Tennessee Angler Breaks Catfish Record While on a Date

by Samantha Whidden
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(Photo by STR/NurPhoto via Getty Images)

Over the weekend, a Tennessee angler managed to break a now pending state catfish record while he was on a date with his wife.

For the Win reports that the Tennessee angler, Micka Burkhart, and his wife were out fishing during their date on Saturday (September 24th). That was when Burkhart caught a 118-pound, 7-ounce catfish. Among those who helped weigh the fish was a state biologist. It was eventually released back into the Cumberland River where it was discovered. 

The Tennessee Wildlife Resource Agency shared a series of pics featuring the monster-sized catfish and some details about the catch. “Now, this is a blue!” The organization shared. “Micka Burkhart caught a monster blue cat yesterday at 12:30 p.m. on the Cumberland River in Stewart County on skipjack and a 30-pound test line! The 118-pound 7-ounce blue catch will be a new Tennessee record pending verification certification.” 

The organization further explained that the catfish was 54 inches long and had a 41-inch girth. The current record size fish is 112 pounds. This was set in 1998 and also on the Cumberland River. Speaking about the experience, Burkhart shared with News 9 about how he and his wife rarely get to fishing together. “We don’t get to fish together a whole lot [so] this was kind of like a date,” he explained. “IN fact, that morning she made a joke saying, ‘Every time we go on a date, somehow or another your friends get involved.’ I told her, ‘Nope, today, it’s just you and me on the river.”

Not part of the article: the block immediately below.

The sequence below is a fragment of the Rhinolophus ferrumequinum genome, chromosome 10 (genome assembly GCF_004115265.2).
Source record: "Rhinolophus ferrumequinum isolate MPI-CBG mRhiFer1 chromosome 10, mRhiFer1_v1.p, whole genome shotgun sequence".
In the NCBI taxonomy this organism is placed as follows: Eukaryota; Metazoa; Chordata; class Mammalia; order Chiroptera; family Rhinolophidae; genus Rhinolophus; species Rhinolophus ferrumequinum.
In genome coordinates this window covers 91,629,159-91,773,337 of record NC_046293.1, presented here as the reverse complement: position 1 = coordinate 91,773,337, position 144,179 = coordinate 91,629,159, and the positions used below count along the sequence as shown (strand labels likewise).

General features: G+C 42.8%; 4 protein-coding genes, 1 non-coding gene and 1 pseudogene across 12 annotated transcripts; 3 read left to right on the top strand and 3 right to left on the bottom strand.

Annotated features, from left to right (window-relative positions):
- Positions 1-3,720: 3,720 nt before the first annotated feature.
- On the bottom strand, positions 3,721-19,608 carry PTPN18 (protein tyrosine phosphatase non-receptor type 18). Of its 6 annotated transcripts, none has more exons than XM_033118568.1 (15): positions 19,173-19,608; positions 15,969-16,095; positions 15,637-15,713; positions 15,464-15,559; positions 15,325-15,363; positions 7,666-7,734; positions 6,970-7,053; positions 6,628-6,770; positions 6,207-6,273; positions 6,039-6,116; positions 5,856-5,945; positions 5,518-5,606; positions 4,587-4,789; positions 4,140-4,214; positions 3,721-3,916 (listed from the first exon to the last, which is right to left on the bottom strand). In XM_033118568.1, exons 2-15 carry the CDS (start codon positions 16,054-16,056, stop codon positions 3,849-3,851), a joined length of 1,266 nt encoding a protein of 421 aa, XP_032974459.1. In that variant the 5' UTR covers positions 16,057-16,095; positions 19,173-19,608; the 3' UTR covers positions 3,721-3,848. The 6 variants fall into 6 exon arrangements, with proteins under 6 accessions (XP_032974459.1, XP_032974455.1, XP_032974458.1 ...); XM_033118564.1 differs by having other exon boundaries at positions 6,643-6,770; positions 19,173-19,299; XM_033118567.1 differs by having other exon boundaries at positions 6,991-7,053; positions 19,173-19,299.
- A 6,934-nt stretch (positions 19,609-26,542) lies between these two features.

Burkhart also spoke about his initial reaction to catching the catfish. “I almost didn’t get him certified,” he admitted. “Because I didn’t want that fish to die. I wanted to do everything in our power to release it.” 

Tennessee Wildlife Resource Agency Officer Recalls Weighing Angler’s 118 Pound Catfish

Meanwhile, Tennessee Wildlife Resource Agency official Dalton Gooch recalled having to weigh Micka Burkhart’s 118-pound catfish. 

“It took a while but we got in touch with him,” Officer Gooch explained. “We waited at the launch ramp with the fish in the livewell while he went looking for a certified scale. Just like me, he wanted to keep the fish alive, so he had to find a scale that was pretty close.”

Four hours later and as Burkhart was prepared to set the catfish free uncertified, Officer Gooch managed to get a certified scale at Who Dat Processing. It was then that they discovered that the fish weighed 6.7 pounds more than the state’s previous record. 

The Tennessee Wildlife Resource Agency biologists need to review Burkhart’s application as well as certifying species and other details before making the official declaration of a new catfish record. In regards to how he feels after catching the fish, Burkhart added, “It hasn’t really set in. All my buddies are probably more excited than I am. It just really hasn’t set in for me yet.” 

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